Thursday, 29 November 2012

Cyrus Cylinder on Tour

The Cyrus cylinder was excavated in Babylon in 1879 and is now in the collections of the British Museum, "who legally acquired it from the Ottomans".  It bears a lengthy cuneiform inscription and was made shortly after Cyrus of Persia captured Babylon in 539BC:
the Cyrus cylinder records how the ruler allowed deported peoples to return to their homelands and ushered in an era of religious tolerance in his new, multiethnic empire. For Jews and Christians, it is the object that – along with passages of Isaiah – records the end of Jewish exile in Babylon. In Iran, it has by turns been used as a symbol of the shah's power and, most recently, when the cylinder toured to Tehran in 2010, was adopted as a rallying cry for Palestinian freedom by the president, Mahmoud Ahmadinejad. For others, it is the first declaration of human rights, and an international symbol of religious tolerance. For Neil MacGregor, director of the British Museum, to which it belongs, it is the "first press release".
The cylinder will be going on tour in the United States next year accompanied by other artefacts from the ancient Near East. The exhibition's tour will begin with the Smithsonian in Washington in March, then it travels (among other places) to the Metropolitan in New York and the J Paul Getty in Los Angeles. The Guardian points out the political implications of the tour:
When relations between the US and Iran are at best fragile, the interpretation of this evidence of Persia's historic tolerance is an intriguing prospect. For MacGregor the point is about the "reasserting of the importance of the historical perspective. It is a reminder that the problems in the Middle East can be understood only in the context of the long historical framework". According to John Curtis, keeper of special Middle East projects at the museum, "the Cyrus cylinder is important for the expatriate Iranian community in America, and it is important for the Jewish community". In its role as early human-rights declaration, a replica of the Cyrus cylinder is displayed in the UN headquarters, he pointed out.[...]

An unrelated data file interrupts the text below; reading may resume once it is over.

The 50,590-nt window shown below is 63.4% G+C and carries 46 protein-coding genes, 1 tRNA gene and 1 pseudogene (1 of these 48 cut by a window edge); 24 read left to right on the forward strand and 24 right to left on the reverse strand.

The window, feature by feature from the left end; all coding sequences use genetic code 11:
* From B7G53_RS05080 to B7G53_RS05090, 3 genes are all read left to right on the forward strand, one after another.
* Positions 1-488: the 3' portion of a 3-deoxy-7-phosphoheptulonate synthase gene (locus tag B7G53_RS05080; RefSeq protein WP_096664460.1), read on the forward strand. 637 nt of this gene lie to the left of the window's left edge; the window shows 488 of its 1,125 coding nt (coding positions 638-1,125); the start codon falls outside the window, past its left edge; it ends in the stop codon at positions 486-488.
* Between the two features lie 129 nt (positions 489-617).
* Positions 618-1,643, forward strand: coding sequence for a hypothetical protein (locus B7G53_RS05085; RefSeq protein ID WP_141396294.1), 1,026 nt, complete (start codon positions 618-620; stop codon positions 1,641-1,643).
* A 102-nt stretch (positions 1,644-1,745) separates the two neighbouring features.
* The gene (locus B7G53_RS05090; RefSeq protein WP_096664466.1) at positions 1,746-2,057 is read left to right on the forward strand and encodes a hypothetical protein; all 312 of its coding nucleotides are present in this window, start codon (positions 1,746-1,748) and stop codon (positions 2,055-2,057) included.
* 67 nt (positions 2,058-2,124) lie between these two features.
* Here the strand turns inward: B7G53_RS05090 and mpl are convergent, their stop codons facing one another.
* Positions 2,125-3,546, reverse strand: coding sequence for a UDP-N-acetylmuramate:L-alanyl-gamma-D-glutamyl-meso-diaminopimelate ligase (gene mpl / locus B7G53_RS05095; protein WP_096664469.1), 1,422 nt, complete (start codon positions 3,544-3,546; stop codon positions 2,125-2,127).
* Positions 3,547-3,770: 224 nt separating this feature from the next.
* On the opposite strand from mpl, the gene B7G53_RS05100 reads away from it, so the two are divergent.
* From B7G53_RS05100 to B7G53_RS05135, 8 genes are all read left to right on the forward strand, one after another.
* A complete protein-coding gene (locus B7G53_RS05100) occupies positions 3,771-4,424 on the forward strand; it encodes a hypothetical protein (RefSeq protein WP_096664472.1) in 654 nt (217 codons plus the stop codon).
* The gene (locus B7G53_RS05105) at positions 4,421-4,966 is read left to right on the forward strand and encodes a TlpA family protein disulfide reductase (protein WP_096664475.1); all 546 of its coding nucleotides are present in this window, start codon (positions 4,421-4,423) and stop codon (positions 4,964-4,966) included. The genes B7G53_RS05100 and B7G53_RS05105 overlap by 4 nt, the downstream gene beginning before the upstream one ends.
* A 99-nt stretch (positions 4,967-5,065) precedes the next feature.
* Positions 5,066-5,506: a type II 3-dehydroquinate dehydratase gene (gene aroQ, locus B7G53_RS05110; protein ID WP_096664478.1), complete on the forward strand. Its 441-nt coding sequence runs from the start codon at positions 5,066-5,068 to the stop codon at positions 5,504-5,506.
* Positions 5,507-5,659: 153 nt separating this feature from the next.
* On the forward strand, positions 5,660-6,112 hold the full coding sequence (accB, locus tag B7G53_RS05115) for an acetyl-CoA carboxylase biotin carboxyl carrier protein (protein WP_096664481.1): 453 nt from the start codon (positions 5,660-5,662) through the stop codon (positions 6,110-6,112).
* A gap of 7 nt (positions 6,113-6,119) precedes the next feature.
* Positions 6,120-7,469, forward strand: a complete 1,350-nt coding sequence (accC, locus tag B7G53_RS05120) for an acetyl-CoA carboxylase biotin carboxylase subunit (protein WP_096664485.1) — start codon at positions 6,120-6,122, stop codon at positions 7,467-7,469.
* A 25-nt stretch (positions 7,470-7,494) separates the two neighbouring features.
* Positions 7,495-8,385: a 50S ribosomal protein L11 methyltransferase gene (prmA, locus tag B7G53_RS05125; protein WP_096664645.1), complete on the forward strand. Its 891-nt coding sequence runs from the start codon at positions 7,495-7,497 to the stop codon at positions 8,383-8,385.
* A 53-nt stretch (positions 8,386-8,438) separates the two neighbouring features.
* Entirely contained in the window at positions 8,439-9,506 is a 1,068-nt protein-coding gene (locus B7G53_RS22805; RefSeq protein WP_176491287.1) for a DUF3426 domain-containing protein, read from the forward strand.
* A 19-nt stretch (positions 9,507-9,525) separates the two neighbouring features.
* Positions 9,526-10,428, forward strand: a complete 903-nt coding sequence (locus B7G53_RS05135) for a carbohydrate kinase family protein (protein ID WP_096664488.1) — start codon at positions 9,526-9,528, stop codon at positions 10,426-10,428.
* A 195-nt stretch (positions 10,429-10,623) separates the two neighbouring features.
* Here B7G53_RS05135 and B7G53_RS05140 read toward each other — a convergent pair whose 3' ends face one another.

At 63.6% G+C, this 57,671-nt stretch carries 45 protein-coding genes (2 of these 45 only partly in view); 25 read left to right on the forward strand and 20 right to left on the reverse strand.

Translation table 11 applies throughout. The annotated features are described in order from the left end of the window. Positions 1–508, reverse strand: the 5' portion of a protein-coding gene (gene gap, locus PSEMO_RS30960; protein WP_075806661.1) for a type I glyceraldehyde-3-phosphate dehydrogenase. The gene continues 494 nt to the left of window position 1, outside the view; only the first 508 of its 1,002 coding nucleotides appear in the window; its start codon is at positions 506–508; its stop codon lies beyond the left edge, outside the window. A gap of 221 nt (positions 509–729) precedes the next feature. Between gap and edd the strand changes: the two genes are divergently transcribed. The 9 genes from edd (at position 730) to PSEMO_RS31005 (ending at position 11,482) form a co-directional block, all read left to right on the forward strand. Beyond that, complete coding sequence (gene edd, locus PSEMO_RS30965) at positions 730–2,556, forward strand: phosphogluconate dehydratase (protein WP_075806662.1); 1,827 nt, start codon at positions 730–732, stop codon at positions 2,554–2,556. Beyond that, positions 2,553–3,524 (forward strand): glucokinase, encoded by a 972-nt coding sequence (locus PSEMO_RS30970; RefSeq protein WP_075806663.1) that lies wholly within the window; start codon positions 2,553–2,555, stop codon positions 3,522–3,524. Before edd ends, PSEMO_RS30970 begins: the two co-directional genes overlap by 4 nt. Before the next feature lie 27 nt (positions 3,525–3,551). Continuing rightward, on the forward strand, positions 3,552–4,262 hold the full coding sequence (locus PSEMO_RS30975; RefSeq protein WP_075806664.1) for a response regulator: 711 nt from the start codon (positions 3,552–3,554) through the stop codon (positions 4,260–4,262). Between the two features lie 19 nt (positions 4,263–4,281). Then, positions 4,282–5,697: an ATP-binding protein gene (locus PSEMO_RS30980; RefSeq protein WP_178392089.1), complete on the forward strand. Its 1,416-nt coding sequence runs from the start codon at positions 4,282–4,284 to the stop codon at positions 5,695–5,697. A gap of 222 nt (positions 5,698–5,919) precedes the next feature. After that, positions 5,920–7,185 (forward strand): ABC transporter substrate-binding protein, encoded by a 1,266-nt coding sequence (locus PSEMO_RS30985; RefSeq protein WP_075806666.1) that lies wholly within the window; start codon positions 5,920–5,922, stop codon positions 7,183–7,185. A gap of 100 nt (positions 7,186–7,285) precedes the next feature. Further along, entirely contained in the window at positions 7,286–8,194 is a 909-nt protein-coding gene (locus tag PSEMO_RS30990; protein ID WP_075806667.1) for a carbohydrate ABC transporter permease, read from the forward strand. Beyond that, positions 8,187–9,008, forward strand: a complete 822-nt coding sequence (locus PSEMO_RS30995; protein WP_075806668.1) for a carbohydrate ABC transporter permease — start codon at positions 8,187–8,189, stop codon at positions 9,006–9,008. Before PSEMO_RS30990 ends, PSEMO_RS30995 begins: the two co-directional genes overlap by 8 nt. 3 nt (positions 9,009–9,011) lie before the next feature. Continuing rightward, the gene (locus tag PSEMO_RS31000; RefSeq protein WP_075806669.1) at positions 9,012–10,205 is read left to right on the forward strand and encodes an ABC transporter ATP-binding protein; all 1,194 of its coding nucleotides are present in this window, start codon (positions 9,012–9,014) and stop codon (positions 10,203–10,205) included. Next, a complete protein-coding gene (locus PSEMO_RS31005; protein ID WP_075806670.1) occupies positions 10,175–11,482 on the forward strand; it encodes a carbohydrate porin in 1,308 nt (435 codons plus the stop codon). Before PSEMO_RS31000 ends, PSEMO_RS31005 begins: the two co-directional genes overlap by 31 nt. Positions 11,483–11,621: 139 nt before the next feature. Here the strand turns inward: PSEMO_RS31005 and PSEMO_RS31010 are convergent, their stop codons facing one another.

"Our role is to represent this as an object in the history of culture," said MacGregor, "but what is fascinating is the reading of the objects by others". Curtis added: "In a way, it doesn't matter so much what the document actually says, so much as what people think it says."
The touring exhibit is part of the British Museum's policy of making the collection available as widely as possible "either online or on loan", said MacGregor. An exhibition of Egyptian artefacts recently opened in Mumbai; the museum is also working with institutions in China, Hong Kong and Australia. After its tour to the US, the Cyrus cylinder will itself head to Mumbai. The museum also supports permanent displays and touring exhibitions in regional institutions in Britain. 

Photo: The 'Cyrus Cylinder'. 

, 'Babylonian relic to visit US with historic message of tolerance', The Guardian  27 November 2012. 

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